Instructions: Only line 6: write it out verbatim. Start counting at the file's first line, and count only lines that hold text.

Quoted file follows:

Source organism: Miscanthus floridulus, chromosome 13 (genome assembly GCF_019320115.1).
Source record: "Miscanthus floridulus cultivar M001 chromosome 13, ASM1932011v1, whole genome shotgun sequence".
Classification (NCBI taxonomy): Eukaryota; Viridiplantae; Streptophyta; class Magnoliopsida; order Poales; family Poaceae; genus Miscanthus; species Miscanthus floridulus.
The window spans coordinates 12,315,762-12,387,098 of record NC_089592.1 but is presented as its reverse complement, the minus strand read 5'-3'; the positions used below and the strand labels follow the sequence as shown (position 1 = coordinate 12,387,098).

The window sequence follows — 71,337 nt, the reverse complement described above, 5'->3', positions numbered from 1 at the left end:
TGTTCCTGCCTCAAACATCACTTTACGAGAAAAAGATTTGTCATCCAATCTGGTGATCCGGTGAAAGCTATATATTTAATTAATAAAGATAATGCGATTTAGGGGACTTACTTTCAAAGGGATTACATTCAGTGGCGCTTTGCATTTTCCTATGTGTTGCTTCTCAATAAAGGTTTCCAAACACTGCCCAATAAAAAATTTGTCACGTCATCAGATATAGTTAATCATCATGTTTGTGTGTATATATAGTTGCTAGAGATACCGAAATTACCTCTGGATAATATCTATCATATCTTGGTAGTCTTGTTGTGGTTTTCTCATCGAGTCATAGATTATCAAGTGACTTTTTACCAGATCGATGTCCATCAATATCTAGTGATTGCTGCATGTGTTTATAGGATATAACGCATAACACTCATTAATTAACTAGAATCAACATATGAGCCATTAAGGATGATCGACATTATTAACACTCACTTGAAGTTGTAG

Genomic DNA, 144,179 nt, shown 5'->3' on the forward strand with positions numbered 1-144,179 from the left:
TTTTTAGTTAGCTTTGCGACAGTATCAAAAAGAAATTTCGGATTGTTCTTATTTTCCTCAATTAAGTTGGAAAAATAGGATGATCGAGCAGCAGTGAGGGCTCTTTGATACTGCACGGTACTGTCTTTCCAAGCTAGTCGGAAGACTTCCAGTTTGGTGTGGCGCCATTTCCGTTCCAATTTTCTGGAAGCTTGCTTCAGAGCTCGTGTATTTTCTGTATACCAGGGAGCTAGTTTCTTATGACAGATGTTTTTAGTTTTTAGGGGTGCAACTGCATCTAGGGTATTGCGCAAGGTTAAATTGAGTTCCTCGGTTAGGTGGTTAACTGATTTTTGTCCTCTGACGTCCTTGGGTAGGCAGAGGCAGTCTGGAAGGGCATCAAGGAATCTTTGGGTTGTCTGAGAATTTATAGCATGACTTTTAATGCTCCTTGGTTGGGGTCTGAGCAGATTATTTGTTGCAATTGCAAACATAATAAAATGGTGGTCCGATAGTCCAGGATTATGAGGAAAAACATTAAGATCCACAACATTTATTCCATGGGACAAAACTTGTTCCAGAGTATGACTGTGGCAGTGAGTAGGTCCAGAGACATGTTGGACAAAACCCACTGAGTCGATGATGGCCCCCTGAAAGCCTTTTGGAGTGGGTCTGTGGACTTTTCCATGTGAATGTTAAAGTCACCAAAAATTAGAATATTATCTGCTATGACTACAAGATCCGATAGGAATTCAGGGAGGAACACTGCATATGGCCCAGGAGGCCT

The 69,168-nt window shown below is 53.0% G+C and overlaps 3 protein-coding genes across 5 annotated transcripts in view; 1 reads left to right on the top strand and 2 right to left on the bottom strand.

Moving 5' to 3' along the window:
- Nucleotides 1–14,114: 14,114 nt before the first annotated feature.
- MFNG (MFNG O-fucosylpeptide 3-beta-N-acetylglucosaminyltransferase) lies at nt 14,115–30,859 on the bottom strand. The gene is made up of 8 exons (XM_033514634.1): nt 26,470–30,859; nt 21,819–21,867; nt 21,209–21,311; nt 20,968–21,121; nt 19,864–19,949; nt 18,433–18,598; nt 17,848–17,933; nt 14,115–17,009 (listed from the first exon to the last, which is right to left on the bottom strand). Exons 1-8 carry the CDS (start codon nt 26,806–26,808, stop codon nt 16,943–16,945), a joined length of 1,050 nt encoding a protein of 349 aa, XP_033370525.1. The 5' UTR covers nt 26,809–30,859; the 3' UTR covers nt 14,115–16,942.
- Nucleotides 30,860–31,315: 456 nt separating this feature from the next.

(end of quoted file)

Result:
TGTTCCTGCCTCAAACATCACTTTACGAGAAAAAGATTTGTCATCCAATCTGGTGATCCGGTGAAAGCTATATATTTAATTAATAAAGATAATGCGATTTAGGGGACTTACTTTCAAAGGGATTACATTCAGTGGCGCTTTGCATTTTCCTATGTGTTGCTTCTCAATAAAGGTTTCCAAACACTGCCCAATAAAAAATTTGTCACGTCATCAGATATAGTTAATCATCATGTTTGTGTGTATATATAGTTGCTAGAGATACCGAAATTACCTCTGGATAATATCTATCATATCTTGGTAGTCTTGTTGTGGTTTTCTCATCGAGTCATAGATTATCAAGTGACTTTTTACCAGATCGATGTCCATCAATATCTAGTGATTGCTGCATGTGTTTATAGGATATAACGCATAACACTCATTAATTAACTAGAATCAACATATGAGCCATTAAGGATGATCGACATTATTAACACTCACTTGAAGTTGTAG